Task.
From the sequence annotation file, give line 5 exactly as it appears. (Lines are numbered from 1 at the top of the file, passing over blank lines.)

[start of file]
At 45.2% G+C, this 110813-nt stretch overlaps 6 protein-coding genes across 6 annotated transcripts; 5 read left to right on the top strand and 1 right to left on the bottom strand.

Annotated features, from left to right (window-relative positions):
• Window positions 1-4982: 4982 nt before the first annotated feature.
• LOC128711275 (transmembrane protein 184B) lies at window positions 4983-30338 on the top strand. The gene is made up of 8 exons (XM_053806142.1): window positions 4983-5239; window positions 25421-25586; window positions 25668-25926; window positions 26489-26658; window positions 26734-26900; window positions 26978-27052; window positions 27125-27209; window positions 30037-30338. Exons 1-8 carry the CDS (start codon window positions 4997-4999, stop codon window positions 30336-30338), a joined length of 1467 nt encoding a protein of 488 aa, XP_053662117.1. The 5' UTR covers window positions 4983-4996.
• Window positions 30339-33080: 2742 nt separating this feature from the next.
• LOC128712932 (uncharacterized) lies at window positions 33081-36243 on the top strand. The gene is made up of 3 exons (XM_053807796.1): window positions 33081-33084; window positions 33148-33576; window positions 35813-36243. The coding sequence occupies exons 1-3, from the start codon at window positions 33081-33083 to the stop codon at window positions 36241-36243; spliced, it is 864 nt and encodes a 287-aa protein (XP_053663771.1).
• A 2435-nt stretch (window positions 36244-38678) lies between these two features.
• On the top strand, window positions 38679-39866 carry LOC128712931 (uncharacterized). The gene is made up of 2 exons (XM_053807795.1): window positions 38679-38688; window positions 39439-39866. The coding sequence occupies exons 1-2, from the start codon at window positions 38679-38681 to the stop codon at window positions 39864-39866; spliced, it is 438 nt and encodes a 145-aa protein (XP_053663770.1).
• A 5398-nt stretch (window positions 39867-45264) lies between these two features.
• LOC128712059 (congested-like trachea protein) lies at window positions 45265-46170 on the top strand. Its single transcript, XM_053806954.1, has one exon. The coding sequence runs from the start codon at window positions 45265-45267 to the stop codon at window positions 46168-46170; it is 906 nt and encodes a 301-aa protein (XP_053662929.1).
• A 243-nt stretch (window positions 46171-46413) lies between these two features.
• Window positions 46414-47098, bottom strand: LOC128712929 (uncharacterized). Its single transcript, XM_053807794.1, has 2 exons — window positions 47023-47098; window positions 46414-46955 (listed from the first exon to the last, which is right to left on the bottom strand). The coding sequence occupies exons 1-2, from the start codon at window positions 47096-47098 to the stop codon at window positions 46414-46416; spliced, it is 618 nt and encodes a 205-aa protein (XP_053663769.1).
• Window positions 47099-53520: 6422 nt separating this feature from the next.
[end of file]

• Window positions 30339-33080: 2742 nt separating this feature from the next.